Getting There

In my initial interview to participate in Tech Talent South - New Orleans, I was asked what I wanted to get out of the session.  I believe I said something along the lines of, “a basic understanding of programming, an introduction to a couple of languages…” and I’m sure I mentioned that I would like to make the transition from a project manager at a dev shop to a developer.  This was the first time that I said, “I want to be a software developer,” out loud, not only with confidence, but with intention.  And this particular intention was inciting action--which excited me.

I accepted my current job in 2013, just a day after I graduated from Tulane, without really knowing my position in the company.  If you told me then that I would be enrolling in an intensive programming class two years later, I would have laughed in your face.  I had no idea what those dudes with three monitors were doing besides creating memes and gifs in the dark.  Now, I want to be them!  The ability to create something by using universal languages is incredibly empowering and, well, just plain powerful, and I’m not referencing the 'Business Cat' memes.  Every day, I see how excited, frustrated, annoyed, ecstatic, and interested our developers are.  They are constantly learning and discussing new technology; they are sharing knowledge, arguing about SQL, or Docker, and teaching each other.  There is not another field that I am interested in where this constant education and swing of emotions in your work is not only welcome, but also necessary and invigorating.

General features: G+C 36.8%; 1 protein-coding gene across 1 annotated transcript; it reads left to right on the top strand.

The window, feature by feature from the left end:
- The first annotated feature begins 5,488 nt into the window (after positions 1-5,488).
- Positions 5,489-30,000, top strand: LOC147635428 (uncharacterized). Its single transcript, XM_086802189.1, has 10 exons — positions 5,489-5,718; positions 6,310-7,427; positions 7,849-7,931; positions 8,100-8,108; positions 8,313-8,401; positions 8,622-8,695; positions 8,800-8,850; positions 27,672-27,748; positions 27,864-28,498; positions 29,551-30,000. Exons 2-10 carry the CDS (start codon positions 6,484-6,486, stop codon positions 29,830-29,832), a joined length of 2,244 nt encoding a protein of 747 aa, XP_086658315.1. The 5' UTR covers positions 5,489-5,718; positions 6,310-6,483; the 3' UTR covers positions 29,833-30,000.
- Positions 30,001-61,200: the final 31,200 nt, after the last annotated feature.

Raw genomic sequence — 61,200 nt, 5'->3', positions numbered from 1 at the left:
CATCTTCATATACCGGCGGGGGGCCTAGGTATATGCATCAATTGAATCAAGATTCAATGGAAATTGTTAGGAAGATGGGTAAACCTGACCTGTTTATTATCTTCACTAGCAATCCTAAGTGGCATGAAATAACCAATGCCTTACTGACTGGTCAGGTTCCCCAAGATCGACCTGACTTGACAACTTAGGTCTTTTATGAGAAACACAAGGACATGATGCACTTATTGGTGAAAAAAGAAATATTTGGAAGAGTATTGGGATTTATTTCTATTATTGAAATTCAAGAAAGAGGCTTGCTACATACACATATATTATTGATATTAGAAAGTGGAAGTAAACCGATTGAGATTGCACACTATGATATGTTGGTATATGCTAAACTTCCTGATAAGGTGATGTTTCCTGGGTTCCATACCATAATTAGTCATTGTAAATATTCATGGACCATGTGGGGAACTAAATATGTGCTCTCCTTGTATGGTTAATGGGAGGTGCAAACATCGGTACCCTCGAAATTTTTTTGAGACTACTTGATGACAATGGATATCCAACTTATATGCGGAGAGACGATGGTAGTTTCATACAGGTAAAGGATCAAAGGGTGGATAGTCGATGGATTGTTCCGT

I felt an ounce of this the first time I was using the command line to pull repositories.  I was speaking in a language to a machine, and I was controlling it--making things happen.  Such a small task sent a jolt of energy up my spine and into my fingertips to type the next command, but this time with more confidence.  Each class, we are adding skills to our toolbelt, and becoming better developers.  Each class, we are asking questions, arguing with each other, and helping each other.  Each class, we are all at some time frustrated, excited, annoyed, and always interested.  We are halfway through the course, and although I do not foresee myself transitioning into a full time developer for my company by the end, I have tasted the forbidden fruit, and there is no turning back now--so I will get there.



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